Overview

    • Economic recovery is slow as continued insecurity curtails private investment and consumer demand. Growth remains principally driven by agriculture. The fiscal position remained strong in the first half of 2017. Poverty has increased since the start of the international troop withdrawal in 2011 and amid the resulting decline in economic growth.
    • Afghanistan faces numerous political challenges as it fights the insurgency. On August 21, the US announced its new strategy for Afghanistan, calling for a modest increase in troops and a stronger regional approach. Parliamentary and district council elections are scheduled for July 07, 2018.
    • World Bank Group engagement pursues a programmatic approach to support the Afghanistan National Peace and Development Framework (ANPDF). Advisory work and operations focus on macro-fiscal management and institution building, stimulating private investments and growth, governance and anti-corruption, human development and service delivery, citizen engagement and gender equality, and urbanization, infrastructure and connectivity.

    Country Context

    The security situation has worsened. Civilian casualties are at their highest since 2002, with an unprecedented level of conflict-induced displacement. In 2017 alone, more than 202,000 Afghans were internally displaced by conflict and 44,000 others were displaced by natural disasters. A surge in returnees from Iran and Pakistan (over 296,000 in 2017) has brought mounting pressure on humanitarian assistance.

    Afghanistan’s Government continued to pursue its ambitious reform agenda. In October 2016, the Government presented the new Afghanistan National Peace and Development Framework (ANPDF) at the Brussels Conference on Afghanistan (BCA). At the conference, attended by representatives of around 70 countries and 30 international organizations, development aid of $3.8 billion per year was

    Recent Economic Developments

    Insecurity is taking a heavy toll on private investment and consumer demand. Business sentiment shows no sign of recovery. Growth is projected at 2.6 percent in 2017, only slightly higher than the 2.2-percent achieved in 2016. Inflation rose slightly in the first half of 2017, edging up to 5.1 percent in July from 4.5 percent in December 2016, driven by higher food prices—particularly for fruit and vegetables. The annual trade deficit of around 33 percent of GDP is financed by foreign aid inflows. Gross foreign exchange reserves remain unchanged at around $7 billion--equivalent to nearly 10 months of imports.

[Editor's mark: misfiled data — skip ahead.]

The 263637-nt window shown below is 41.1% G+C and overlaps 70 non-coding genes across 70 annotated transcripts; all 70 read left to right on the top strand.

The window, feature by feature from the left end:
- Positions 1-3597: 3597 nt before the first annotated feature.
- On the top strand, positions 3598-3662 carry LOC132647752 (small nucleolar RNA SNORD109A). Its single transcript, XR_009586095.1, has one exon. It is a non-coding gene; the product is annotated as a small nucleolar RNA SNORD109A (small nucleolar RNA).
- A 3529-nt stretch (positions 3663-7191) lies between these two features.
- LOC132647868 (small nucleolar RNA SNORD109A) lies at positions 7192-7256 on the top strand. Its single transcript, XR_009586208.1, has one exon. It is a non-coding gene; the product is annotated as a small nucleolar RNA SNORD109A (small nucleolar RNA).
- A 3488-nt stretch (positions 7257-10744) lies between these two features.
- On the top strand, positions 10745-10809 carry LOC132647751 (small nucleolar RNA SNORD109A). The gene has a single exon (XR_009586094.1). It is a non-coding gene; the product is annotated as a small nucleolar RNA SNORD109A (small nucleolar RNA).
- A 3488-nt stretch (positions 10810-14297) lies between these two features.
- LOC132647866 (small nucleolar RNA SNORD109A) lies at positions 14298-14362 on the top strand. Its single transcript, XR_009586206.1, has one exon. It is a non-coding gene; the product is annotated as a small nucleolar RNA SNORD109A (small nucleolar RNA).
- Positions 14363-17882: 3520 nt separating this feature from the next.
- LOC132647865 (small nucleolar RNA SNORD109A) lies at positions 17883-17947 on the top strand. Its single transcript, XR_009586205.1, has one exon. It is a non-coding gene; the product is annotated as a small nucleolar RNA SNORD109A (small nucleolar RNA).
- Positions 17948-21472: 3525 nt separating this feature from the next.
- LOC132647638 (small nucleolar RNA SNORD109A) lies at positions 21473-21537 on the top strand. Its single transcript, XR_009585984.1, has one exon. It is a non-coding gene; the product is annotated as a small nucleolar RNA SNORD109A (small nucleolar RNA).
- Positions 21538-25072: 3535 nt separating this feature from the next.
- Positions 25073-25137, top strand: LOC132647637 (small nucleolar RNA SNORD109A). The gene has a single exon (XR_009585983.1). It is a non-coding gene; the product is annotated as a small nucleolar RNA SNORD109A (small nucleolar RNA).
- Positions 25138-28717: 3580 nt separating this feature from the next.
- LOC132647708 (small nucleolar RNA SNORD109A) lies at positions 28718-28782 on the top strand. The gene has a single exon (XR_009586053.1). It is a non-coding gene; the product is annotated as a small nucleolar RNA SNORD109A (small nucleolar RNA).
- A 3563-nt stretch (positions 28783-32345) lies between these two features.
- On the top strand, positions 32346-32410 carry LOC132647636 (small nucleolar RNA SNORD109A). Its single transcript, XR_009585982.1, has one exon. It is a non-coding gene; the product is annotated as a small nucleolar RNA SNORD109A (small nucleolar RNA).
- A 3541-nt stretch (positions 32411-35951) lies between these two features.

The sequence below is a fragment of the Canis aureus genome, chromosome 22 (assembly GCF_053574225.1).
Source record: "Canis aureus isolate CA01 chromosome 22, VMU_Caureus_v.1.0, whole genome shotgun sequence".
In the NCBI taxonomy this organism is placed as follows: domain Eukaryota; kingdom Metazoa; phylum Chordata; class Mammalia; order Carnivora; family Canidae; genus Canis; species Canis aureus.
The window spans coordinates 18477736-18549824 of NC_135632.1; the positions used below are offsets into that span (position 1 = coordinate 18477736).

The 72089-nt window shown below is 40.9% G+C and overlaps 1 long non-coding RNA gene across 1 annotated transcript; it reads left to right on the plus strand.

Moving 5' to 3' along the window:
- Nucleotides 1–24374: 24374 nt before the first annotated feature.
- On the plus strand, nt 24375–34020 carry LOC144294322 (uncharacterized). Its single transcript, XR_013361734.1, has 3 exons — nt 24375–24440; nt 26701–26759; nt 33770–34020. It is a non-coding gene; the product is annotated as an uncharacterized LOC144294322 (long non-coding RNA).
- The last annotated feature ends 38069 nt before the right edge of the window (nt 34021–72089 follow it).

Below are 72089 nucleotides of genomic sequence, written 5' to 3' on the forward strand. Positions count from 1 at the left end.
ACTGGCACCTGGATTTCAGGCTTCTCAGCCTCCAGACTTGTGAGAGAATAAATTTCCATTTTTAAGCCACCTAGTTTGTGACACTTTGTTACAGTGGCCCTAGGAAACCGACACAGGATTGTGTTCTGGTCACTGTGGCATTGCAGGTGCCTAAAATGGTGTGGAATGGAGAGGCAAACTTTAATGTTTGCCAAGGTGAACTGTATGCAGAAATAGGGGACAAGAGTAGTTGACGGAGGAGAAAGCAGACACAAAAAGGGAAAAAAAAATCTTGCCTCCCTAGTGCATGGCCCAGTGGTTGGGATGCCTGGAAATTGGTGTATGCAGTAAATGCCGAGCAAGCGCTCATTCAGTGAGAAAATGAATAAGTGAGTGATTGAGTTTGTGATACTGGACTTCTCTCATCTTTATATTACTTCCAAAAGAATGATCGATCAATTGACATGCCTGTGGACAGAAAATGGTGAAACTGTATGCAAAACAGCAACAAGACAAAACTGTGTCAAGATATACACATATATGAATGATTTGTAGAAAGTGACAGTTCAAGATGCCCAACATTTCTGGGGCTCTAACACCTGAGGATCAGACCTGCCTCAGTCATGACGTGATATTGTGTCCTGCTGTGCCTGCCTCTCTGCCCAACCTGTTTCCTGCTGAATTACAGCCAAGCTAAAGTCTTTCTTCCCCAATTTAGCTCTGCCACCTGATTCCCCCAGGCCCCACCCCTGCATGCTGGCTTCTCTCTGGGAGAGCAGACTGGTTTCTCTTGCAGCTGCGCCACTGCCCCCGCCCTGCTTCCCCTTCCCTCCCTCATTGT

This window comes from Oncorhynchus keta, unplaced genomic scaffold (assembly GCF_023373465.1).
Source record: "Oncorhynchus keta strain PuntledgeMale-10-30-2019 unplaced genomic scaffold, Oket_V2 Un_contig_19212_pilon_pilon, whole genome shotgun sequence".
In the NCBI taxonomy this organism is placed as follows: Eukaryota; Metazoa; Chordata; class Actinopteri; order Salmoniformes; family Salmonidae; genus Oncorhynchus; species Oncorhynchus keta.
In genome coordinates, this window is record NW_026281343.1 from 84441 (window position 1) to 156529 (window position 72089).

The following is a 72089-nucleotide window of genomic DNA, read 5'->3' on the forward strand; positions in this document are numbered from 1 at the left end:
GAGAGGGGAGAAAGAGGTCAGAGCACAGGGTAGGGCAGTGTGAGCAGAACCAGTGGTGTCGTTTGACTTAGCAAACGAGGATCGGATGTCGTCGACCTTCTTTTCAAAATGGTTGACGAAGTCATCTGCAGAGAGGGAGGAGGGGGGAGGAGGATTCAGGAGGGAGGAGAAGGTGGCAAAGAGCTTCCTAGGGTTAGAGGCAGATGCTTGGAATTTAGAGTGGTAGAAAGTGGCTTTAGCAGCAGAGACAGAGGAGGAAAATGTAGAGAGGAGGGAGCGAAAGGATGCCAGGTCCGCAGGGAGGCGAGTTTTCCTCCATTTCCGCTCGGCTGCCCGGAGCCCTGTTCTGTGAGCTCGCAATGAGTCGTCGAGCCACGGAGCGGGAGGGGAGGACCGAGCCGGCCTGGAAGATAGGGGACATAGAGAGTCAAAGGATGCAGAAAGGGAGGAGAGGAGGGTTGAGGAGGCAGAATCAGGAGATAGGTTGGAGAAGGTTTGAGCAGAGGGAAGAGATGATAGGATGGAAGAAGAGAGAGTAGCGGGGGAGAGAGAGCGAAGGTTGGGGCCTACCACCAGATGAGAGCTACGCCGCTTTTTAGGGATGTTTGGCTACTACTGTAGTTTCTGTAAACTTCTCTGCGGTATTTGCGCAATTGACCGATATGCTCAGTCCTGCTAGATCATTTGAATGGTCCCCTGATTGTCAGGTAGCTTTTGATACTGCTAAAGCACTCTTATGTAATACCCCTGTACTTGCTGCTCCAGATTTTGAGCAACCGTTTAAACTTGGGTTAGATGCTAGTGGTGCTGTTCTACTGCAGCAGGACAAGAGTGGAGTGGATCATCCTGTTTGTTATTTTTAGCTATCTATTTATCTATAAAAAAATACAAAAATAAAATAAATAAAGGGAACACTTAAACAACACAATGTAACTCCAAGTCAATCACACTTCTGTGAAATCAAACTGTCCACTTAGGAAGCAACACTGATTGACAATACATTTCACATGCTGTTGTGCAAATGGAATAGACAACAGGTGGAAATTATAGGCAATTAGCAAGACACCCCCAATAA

The fiscal position remained strong in the first half of 2017, with aid being disbursed as planned and domestic revenues maintained around the targeted levels. Revenue collection showed about a 10 percent increase from the same period last year. Expenditures remained close to the previous year’s level over the same period.

    Because of the sluggish economic growth and the deteriorating security situation since 2011, the poverty rate increased to 39.1 percent in 2013-14 (latest available survey data), up from 36 percent in 2011-12, meaning that 1.3 million people fell into poverty over this period. Rural areas, where most of the population lives, saw the biggest increase, from 38.3 to 43.6 percent. Labor demand in the off-farm sector declined. Most of the jobs created in the service sector during the pre-transition phase were lost.

    The most recent household survey (ALCS 2016-17) showed an increase of about 1 percentage point in the unemployment rate over the past two years. In 2013/14, the unemployment rate stood at 22.6 percent, with the female unemployment rate two and half times higher than the male rate. Unemployment is particularly severe amongst low-skilled, illiterate workers, who historically are at the greatest risk of falling into poverty.

    Economic Outlook

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    Growth is expected to increase from 2.6 percent in 2017 to 3.4 percent in 2018, assuming political stability and no further deterioration in security. However, with an average annual population growth rate of 3 percent and 400,000 Afghans entering the labor market each year, living conditions may further deteriorate.

    Afghanistan’s fiscal position is improving. Domestic revenues are projected to increase marginally from 10.5 percent in 2016 to 10.8 percent of GDP by end-year. Over the medium-term, there will be growing fiscal challenges. Development spending needs and security costs are expected to increase, yet resources will remain tight. Any delay or shortfall in the disbursement of pledged aid would also strain fiscal positions. 

    Long-term, sustained economic growth requires a structural economic transformation and new sources of growth. Increased human capital investment and improved agriculture productivity could provide significant opportunities. Development of the extractives sector could help generate domestic revenues and foreign exchange earnings against a possible decline in future aid flows. 

    Last Updated: Oct 17, 2017

  • Afghanistan became a member of the World Bank in 1955. Shortly after the Soviet invasion in 1979, World Bank operations were suspended, although the Bank continued to provide assistance to Afghans through its office in Pakistan.